Build-up of plastics on Little Skellig ‘getting worse’

Wildlife officials claim there is no ‘localised solution’ that will resolve this problem definitively

Gannet birds pluck artificial material from the ocean to build their nests on the Little Skellig colony off the Co Kerry coast. Photograph: Vincent Hyland

Gannet birds pluck artificial material from the ocean to build their nests on the Little Skellig colony off the Co Kerry coast. Photograph: Vincent Hyland

 

There is no “localised solution” to the continuing build-up of plastic materials on one of the Skellig Islands, wildlife officials have said.

The National Parks and Wildlife Service (NPWS) examined the problem last year but has said the issue is part of a broader pollution problem and the responsibility of various agencies.

It occurs when gannet birds pluck artificial material from the ocean to build their nests on the Little Skellig colony off the Co Kerry coast.

Vincent Hyland, a local conservationist who has pursued the issue since first identifying the material 30 years ago, said the build up is killing birds and getting worse.

There are about 35,000 nests on the rocky outcrop which is a popular sight for tourists on their way to its better known sister island Skellig Michael, the location of recent Star Wars film productions.

Gannets use seaweed to build their nests but inadvertently find discarded fishing nets and other plastic-based materials. They can ingest this and pass it into the marine food chain, or die from either choking or becoming entangled.

“This is not a localised problem,” a Department of Culture, Heritage and the Gaeltacht spokeswoman said on behalf of the parks service. “The gannets that breed here can travel great distances out to sea during the breeding season and, unfortunately, there is no localised solution that will resolve this problem definitively.”

It said the statutory responsibility for illegal dumping resides with local authorities.

A global problem

“Plastic pollution, whether from the fishing industry or from more terrestrial sources, is a global problem and can have adverse effects on a range of marine wildlife species either through ingestion or entanglement,” it said. “Addressing such a widespread issue requires the co-operation of various stakeholders, nationally and internationally.”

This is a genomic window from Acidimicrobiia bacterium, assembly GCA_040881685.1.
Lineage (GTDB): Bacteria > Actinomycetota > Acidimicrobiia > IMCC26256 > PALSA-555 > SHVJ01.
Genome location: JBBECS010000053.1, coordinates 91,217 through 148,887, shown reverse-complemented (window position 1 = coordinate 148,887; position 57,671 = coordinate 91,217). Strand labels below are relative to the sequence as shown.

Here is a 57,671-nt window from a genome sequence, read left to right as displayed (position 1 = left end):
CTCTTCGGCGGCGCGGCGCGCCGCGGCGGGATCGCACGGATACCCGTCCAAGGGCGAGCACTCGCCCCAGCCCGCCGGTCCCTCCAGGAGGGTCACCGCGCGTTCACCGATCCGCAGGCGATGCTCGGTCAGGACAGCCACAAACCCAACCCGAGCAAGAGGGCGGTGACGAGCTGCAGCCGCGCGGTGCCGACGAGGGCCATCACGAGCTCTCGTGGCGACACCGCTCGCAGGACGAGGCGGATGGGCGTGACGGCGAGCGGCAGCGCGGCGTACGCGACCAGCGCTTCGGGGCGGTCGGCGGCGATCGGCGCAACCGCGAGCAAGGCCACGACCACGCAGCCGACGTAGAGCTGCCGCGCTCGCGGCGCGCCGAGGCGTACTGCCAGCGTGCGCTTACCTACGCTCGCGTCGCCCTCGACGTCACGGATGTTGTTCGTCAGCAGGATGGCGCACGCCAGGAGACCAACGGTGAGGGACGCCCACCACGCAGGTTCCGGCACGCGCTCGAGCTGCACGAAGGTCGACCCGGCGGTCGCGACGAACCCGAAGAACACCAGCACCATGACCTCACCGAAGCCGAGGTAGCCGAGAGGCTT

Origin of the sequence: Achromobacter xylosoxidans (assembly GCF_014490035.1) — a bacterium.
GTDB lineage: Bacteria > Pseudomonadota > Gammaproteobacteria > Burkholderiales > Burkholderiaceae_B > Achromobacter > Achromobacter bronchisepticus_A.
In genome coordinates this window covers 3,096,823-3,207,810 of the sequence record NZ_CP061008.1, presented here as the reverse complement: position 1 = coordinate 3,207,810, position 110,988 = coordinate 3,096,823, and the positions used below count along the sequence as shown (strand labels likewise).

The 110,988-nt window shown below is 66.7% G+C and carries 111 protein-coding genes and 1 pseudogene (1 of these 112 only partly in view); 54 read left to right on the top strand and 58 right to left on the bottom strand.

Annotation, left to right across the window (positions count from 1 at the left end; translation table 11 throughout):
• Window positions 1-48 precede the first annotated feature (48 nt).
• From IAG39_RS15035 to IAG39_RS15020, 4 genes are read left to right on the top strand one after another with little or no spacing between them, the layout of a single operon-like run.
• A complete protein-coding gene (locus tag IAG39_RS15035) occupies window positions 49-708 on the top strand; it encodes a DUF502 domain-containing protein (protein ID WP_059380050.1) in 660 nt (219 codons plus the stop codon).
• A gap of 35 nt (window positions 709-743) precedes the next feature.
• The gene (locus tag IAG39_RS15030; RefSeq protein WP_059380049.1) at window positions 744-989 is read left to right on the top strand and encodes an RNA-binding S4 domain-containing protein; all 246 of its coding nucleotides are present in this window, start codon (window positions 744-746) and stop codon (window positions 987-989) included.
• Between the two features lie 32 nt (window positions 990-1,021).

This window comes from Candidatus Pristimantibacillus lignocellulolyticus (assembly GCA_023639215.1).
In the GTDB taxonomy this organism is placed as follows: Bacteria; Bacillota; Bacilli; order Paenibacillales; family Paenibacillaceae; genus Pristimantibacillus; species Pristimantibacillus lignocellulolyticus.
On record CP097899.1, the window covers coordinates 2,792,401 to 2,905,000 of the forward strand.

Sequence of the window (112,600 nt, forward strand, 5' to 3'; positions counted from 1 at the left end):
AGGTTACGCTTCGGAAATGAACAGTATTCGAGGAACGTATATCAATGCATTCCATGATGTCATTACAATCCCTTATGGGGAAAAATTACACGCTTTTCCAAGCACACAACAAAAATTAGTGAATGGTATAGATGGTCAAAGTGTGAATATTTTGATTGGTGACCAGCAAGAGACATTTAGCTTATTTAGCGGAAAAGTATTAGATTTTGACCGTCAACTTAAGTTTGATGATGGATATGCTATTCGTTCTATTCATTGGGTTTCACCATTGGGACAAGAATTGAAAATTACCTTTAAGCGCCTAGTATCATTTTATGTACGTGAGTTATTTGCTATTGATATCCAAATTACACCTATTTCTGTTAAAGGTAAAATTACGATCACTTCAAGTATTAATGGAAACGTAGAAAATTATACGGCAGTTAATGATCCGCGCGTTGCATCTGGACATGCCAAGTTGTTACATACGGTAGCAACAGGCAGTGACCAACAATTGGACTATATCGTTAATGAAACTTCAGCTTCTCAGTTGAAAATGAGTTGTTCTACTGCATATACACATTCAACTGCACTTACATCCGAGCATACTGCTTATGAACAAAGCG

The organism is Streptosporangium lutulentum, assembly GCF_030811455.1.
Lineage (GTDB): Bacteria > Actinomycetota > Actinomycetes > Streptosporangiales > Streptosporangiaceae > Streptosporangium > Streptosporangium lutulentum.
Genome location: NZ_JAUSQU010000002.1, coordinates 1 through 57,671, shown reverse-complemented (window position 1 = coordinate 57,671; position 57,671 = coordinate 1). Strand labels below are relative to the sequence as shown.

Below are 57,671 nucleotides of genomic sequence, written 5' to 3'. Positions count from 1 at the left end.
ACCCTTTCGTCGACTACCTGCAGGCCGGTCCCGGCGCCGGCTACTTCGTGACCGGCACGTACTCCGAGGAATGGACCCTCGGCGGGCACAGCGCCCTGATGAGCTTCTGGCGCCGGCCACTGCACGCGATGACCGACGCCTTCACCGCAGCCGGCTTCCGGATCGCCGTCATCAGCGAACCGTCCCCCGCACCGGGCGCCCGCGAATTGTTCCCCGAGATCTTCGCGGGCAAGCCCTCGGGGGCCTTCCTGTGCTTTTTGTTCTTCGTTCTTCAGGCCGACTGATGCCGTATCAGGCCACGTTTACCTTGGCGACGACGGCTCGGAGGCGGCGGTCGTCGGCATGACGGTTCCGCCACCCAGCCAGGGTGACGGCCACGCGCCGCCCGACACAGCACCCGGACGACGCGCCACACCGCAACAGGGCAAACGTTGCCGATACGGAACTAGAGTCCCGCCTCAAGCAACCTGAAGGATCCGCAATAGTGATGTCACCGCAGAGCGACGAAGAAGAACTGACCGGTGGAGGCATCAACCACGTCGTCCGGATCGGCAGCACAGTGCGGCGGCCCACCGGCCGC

However, that position drew some criticism. Mr Hyland said he was “shocked” by the response which was “indicative of this Government and everything that is wrong with its climate inaction”.

“Apart from the sheer volume of the plastic rope and gear that is there; the fishing rope itself breaks down into tiny micro-filaments and that enters the water,” he said. “Do we just leave it there for the next 400 years and hope that it goes away?”

Community efforts

Dr Stephen Newton, BirdWatch Ireland’s senior seabird conservation officer, said there were “intractable” problems with attempting to clean up Little Skellig – it cannot be done during the nesting season between April and November and after that there are problems with weather and access.

However, he said the official response was “a little selective” in terms of how far the gannets travel to collect the debris – he put it at a radius of about 10km, well within Irish waters.

“I do think we could do with a bit of tighter regulation on what happens to old fishing nets at ports. Can we have a bit of oversight locally?”

Dr Newton also said while there was a growing awareness around plastic sea pollution and efforts to clean beaches, this was not part of an official response.

“It’s not top down. I am sure the politicians would like to milk it in a way but it’s community driven,” he said.

The NPWS pointed to the European Marine Strategy Framework Directive which requires Ireland to reach good environmental status (GES) in the marine environment by the year 2020. Under it, waters will be assessed on a number of standards including biodiversity, fish stocks and contaminants.